And it turns out, even though some people may say, well, no, I want it all, well, yeah, we do, too. We'd like to give it all to you. But if it absolutely, if the damage is so great that it is beyond SpinRite's ability to pull off a full recovery, it will approximate. And the reason this can be useful is in a couple ways. There are, for example, database files that will not open if a sector is unreadable at a critical part of the database. The entire database is then offline and inaccessible, even though only one piece of it is a problem. Or the directory system in a large file system, if something in the directory system is broken, the system says, sorry, can't read this sector. And so you lose everything downstream, everything down the file system tree from that point, unless SpinRite gives you most of the sector. Or say you want to image your drive. Drive imaging tools stop the instant they find an unreadable sector. And so you can't image any of your drive because you can't get a perfect image.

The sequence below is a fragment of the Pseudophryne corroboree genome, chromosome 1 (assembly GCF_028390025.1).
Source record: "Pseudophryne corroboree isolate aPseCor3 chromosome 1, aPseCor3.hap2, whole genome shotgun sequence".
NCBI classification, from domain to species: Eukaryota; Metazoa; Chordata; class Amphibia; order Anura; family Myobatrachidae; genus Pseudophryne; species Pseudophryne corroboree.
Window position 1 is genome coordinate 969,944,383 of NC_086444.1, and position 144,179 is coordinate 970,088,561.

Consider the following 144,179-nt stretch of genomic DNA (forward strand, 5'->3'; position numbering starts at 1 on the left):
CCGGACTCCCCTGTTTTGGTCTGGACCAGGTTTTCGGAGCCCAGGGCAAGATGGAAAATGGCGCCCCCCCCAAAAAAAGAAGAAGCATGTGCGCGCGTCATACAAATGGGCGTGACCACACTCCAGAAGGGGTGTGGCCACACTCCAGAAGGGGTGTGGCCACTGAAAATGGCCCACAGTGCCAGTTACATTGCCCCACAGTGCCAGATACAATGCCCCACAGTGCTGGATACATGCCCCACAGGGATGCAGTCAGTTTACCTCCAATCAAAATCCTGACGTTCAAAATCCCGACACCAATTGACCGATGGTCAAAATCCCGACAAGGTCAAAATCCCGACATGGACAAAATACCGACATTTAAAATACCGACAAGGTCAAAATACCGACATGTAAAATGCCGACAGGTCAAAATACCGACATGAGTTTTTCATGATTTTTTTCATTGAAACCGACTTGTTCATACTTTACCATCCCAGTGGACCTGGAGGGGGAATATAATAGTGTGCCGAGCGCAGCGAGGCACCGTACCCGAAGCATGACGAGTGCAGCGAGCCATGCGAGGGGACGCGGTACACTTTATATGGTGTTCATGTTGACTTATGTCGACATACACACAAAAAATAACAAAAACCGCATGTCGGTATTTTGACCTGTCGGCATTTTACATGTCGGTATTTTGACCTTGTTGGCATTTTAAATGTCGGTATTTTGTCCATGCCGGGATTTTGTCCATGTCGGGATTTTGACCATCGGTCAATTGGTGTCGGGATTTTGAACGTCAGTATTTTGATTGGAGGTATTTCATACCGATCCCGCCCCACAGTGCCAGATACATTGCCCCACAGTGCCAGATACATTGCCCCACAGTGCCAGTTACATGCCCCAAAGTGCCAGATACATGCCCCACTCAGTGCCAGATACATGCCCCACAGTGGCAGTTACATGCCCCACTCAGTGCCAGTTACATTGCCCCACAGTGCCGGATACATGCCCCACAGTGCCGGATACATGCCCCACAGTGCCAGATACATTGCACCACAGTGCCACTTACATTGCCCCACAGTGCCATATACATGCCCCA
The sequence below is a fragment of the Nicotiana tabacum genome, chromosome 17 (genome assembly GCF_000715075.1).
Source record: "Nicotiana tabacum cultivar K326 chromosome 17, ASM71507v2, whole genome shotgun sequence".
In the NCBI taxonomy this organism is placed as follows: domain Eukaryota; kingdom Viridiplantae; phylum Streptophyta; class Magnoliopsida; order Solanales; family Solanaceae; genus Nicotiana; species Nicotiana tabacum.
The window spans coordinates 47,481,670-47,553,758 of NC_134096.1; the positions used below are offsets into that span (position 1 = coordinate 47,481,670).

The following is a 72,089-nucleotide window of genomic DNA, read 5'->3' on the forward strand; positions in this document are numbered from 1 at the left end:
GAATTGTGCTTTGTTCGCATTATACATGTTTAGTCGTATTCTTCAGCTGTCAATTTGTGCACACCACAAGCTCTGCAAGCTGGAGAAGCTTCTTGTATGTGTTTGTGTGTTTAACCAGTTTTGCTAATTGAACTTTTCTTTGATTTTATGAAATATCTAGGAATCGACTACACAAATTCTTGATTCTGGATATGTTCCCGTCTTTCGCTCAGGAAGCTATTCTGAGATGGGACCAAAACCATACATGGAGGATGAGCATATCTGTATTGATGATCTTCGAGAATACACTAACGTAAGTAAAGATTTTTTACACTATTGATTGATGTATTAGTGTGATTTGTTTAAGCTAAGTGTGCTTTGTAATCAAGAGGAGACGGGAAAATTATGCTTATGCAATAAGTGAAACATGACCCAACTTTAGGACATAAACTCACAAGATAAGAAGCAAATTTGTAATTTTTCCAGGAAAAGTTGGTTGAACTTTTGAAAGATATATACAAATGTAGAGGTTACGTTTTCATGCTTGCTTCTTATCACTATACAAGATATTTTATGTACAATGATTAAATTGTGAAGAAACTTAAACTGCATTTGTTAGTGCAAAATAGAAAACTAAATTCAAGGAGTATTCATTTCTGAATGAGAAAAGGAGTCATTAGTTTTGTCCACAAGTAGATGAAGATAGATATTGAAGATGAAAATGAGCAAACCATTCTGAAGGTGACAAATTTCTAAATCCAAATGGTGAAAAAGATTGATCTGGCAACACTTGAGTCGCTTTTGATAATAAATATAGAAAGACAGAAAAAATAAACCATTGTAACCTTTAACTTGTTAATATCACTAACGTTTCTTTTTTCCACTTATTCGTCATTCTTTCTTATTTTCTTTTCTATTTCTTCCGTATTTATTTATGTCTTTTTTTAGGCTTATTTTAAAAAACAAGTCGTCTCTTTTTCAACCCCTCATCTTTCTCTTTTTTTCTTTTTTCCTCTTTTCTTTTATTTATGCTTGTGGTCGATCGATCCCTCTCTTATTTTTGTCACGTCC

One of the ways that we sold this a lot back when Microsoft was moving from the FAT16 to the FAT32, during the introduction of the FAT32, there was a converter program that Microsoft had that would run to convert your older format storage to newer. If it hit a bad sector, it would abort and say, sorry, could not perform the conversion. We sold a lot of SpinRite back then because you ran SpinRite on the drive, it fixed the problems, and then you were able to do the job. So one way or another, SpinRite leaves your drive in perfect condition. It may not have been able to read every last bit. But it gives you every bit that it could read. And when a sector has 4,096, missing a few can be okay, if you get the rest. And that's one of the reasons SpinRite is able to pull off so many miracles.